Learning to Focus (Story of a Writer)
Focus on one story at a time.
Sequels are a pet peeve of mine. I can’t tell you how many sequels I have planned before I have even finished the first story. My brother has the same problem. He’ll be four pages into a story that he plans to turn into a novel, and then he’ll tell me all about the sequel. And I think, “Woah, dude! You need to finish the initial story first!”
My brother and I have the same problem as many other writers. Realistically, half of these stories will not be finished. And the other half that are finished don’t need a sequel; they’re great on their own.
I have a lot to say about sequel-writing, but that’s for another day. For now, just remember this: Finish the first book before you even think about writing a sequel. Focus on your current project; not possible future projects.
Focus on one plot at a time.
April 8, 2000
I would like to highlight my comment that a story should have only one basic plot, not two. Just a little background: The Canter Club story focused for the first half on a horse race, with all the preparations, conflict with other competitors, and excitement of the actual race. The second half focused on a mystery relating to some stolen horses. I was mature enough to realize that two plot lines are confusing to a reader and destroy the continuity of the story.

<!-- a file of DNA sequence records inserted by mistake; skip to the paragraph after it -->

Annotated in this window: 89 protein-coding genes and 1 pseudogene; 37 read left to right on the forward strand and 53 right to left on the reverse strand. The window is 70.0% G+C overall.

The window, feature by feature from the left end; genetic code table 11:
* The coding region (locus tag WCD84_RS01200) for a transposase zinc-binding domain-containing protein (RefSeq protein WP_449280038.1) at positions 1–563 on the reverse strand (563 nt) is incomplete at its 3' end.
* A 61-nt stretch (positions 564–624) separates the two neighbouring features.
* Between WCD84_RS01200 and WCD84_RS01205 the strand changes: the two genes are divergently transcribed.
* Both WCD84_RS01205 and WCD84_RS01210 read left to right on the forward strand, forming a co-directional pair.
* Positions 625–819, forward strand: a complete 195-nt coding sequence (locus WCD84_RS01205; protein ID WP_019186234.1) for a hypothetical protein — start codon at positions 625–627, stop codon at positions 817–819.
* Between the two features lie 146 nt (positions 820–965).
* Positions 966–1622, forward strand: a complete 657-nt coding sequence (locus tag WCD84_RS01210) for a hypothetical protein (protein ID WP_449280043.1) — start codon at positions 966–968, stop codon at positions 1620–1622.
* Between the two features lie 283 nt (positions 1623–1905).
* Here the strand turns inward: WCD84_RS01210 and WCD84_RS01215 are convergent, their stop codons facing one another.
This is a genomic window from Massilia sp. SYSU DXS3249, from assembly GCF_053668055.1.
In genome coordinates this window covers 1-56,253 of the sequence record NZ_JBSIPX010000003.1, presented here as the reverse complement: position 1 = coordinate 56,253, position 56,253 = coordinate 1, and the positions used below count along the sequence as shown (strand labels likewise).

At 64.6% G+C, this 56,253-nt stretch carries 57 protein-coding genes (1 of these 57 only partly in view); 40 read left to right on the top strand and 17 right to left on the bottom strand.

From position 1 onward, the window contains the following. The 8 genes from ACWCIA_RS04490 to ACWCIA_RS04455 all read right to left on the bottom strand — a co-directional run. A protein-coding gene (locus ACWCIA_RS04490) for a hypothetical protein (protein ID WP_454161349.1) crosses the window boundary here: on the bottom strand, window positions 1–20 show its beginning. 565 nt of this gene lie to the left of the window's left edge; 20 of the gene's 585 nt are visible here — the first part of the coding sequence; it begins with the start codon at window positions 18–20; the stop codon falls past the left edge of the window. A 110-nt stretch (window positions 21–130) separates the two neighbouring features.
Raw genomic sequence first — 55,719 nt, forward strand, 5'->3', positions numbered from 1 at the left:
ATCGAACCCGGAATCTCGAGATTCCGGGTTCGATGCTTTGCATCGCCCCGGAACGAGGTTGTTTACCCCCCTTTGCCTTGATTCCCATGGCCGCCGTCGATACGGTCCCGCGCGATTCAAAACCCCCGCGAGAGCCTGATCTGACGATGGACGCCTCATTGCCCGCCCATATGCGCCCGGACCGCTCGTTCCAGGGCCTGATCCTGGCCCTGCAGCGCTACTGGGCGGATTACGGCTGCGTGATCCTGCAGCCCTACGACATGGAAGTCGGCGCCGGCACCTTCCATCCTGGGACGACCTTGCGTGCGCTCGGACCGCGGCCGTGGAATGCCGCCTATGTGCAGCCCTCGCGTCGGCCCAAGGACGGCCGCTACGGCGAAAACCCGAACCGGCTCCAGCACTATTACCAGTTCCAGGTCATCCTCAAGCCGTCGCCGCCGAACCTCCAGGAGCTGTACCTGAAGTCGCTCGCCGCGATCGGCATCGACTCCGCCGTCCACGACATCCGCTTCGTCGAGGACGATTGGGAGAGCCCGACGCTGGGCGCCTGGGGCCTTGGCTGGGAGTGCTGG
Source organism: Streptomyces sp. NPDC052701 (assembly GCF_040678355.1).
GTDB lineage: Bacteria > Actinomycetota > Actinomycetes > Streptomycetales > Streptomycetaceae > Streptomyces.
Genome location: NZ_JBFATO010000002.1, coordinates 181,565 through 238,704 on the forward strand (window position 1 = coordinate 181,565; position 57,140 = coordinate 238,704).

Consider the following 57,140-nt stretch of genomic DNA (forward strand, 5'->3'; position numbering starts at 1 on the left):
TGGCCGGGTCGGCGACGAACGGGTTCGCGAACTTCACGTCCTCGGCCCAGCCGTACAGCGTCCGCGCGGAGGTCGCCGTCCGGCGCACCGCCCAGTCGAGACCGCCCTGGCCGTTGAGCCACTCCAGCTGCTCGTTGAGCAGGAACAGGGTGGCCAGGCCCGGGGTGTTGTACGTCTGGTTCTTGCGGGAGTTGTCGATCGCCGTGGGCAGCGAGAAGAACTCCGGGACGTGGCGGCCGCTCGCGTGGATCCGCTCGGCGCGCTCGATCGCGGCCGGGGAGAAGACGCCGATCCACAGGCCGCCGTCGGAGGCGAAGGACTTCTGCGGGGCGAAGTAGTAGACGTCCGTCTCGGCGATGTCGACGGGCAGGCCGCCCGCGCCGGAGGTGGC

Now, this was an obvious double-plot problem, but later on in my writing development, I made the same mistake. I wrote a story that started off with griffin racing, changed to a mystery about a man whom everyone thought was dead, and finished with a surprise revelation about one of the characters that had very little to do with the story at all. I essentially had three plots in one story.
Maybe I’m the only one who’s done this, but in the event that I’m not, here’s some advice: Describe your story in one sentence. If you can’t do that, you probably have too many things going on in the story. Sub-plots are okay, but they have to contribute to the overall plot; they can’t become stories of themselves.
If you can describe your story’s plot in one sentence, you likely have a cohesive theme. It may be painful to throw away those other ideas, or to put them on the back burner to become sequels or stories of their own some day, but trust me—your story will be so much better because of your focus!
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I write YA/adult fantasy & sci-fi that explores fantastic and interconnected worlds, with stories that burn through the darkest realities with hope and redemption.
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